How My Dad Finally Got Me to Read Investing Books
Our attitudes and perceptions about money are often shaped by our background. Since financial education rarely ever happens in schools, a lot of our learning comes from our parents.
Without my parents instilling positive money habits throughout my life, there’s no way I’d be where I am today. It’s also likely that I wouldn’t have the same passion for personal finance.
I was taught that building wealth was achievable through hard work, careful spending, consistent savings, investing for the future, and generosity. This helped me learn the importance of using money as a tool, and encouraged me to learn even more on my own.
How Much Should Parents Help Their Kids Financially?
I’m not a parent yet, but it seems to me that a difficult aspect to parenting is knowing how much help to give your kids. I wrote a piece last year about why I’m not planning to pay for my children’s college tuition. This can be a tricky topic, and people have varying opinions. My overall point in that article was to explain that my parent’s didn’t pay for any of my college expenses, and it ended up being extremely important in my personal growth.
Instead of being handed thousands of dollars, I took my college experience upon my own shoulders, and I’m convinced that I’m better off because of it. My parents could have paid for my college expenses, but instead I graduated with $25,000 of student loan debt. Working through the debt payment process was difficult in the short-term, yet has produced long-term benefits. My student loan debt sparked me to learn more about personal finance and building wealth.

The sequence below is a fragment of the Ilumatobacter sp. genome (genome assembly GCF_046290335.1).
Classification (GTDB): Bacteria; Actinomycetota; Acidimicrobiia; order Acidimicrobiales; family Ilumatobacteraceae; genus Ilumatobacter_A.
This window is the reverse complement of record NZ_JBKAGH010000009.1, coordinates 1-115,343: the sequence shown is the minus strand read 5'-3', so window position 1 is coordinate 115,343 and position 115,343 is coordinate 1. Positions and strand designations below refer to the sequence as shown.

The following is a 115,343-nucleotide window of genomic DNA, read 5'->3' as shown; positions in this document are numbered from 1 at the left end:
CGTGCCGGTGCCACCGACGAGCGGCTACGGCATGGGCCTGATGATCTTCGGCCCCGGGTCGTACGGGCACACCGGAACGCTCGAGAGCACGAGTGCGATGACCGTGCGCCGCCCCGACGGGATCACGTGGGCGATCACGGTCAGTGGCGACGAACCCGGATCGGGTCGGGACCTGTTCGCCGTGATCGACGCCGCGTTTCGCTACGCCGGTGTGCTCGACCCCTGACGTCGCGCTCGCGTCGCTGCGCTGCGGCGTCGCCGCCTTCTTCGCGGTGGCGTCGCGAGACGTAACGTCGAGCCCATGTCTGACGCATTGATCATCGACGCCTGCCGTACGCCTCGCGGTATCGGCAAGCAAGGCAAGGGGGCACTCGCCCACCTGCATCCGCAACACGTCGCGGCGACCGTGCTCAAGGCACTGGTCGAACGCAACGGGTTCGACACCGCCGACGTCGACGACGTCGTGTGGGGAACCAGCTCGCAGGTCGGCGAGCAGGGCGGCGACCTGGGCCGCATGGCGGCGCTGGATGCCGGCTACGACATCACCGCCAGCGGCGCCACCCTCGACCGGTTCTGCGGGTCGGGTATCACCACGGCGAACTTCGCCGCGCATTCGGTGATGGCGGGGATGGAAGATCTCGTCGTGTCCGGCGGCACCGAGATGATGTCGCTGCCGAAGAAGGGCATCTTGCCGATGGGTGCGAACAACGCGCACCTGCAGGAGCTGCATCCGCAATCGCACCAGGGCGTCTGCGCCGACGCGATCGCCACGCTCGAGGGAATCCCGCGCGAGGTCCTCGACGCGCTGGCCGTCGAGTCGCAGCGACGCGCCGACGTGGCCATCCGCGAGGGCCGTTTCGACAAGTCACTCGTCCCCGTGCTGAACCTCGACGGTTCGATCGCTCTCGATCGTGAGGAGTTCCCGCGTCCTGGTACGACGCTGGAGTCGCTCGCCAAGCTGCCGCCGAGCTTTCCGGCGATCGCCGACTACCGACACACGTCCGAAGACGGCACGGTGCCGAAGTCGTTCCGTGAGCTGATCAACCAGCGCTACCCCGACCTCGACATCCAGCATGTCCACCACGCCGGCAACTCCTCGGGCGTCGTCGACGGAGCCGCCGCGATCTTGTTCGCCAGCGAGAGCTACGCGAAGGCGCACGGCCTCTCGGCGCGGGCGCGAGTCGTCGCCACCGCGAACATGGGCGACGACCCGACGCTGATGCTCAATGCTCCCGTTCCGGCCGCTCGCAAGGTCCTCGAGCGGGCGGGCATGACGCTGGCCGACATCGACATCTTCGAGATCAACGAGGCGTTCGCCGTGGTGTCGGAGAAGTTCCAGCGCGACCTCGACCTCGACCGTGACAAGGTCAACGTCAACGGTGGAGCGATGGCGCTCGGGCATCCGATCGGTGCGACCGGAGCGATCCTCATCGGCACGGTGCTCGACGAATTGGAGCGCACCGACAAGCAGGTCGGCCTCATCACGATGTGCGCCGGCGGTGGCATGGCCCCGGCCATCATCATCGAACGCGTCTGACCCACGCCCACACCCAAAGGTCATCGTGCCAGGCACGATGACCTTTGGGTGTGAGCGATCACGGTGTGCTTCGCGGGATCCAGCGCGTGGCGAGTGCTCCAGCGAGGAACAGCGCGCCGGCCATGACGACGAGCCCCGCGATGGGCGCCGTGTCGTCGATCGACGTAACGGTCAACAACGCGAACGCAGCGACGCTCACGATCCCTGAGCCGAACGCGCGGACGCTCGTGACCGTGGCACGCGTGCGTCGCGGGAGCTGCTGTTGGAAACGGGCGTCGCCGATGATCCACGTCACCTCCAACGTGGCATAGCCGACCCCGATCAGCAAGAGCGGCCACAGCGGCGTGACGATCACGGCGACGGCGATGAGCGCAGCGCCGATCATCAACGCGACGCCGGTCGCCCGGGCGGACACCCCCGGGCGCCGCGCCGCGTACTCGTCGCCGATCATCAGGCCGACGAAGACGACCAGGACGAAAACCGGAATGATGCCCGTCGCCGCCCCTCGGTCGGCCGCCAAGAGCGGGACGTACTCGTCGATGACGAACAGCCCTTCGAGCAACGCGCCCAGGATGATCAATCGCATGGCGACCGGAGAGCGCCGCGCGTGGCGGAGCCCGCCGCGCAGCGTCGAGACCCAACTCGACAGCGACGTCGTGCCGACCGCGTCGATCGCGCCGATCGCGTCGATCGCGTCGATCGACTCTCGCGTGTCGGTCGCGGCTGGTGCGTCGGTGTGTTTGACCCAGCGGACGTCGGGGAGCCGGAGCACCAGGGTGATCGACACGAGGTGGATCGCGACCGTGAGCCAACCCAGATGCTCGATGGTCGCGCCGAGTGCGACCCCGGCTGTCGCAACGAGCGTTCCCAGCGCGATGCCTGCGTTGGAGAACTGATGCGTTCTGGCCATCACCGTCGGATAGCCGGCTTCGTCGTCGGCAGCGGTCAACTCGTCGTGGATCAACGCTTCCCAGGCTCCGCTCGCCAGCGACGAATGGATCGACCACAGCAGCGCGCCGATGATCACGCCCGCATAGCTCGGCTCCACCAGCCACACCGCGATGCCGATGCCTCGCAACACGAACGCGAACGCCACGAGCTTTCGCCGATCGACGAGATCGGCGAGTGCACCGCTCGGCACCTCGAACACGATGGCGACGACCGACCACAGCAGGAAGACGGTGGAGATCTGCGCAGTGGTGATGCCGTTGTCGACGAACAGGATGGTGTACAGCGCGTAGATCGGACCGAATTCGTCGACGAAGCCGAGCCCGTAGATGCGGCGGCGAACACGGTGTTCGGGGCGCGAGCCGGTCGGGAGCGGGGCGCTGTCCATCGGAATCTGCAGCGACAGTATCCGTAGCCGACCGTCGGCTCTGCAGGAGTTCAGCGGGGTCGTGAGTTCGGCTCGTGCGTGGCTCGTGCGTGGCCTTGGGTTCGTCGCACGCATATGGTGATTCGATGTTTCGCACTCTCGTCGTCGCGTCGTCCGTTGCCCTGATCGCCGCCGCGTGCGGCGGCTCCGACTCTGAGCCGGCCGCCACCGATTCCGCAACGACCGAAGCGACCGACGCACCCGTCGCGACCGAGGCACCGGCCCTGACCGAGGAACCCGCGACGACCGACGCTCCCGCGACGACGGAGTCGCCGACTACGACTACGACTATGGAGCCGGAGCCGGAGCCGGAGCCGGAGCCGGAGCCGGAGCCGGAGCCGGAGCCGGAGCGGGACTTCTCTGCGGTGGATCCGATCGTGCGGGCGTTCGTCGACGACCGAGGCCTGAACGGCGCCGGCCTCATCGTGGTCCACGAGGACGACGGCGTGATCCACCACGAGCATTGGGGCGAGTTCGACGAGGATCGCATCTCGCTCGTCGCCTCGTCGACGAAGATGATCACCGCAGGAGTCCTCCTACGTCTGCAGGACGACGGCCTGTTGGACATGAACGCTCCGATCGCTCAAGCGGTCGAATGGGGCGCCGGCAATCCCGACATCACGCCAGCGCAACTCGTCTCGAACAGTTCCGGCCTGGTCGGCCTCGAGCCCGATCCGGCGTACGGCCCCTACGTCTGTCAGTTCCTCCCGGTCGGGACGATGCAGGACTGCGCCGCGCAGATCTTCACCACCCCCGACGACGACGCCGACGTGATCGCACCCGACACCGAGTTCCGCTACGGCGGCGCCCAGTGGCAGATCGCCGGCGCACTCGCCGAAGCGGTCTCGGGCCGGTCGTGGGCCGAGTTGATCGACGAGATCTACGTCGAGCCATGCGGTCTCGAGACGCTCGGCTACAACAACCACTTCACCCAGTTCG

Let me be clear, I’m not against parents helping their children with tuition costs, but I do think that students can learn valuable lessons by working to pay for the costs themselves.
This is one example where I think it’s difficult for parents to decide how much they should help their kids (assuming they have the means to do so). On the one hand, they want their kids to be the best they can be, but on the other hand it’s difficult to watch them struggle.
My dad told me that watching me struggle with my college expenses was one of the hardest things he’s had to do.
At the time, he compared the whole process to a caterpillar breaking through a cocoon. It takes a lot of struggle, but that struggle is necessary in order to gain enough strength to be able to live as a butterfly. At the time, I wasn’t too keen on this lesson, but looking back I can see where he was coming from. The short-term struggle led to long-term lessons.
How My Dad Finally Got Me to Read Investing Books
Now that you understand a bit of the backstory, you can see that my dad doesn’t just give handouts. However, this doesn’t mean that my parents don’t help me at all. Without their love, support, and teaching, I wouldn’t be where I am today. Additionally, my dad sometimes comes up with creative ways to push me towards self-improvement.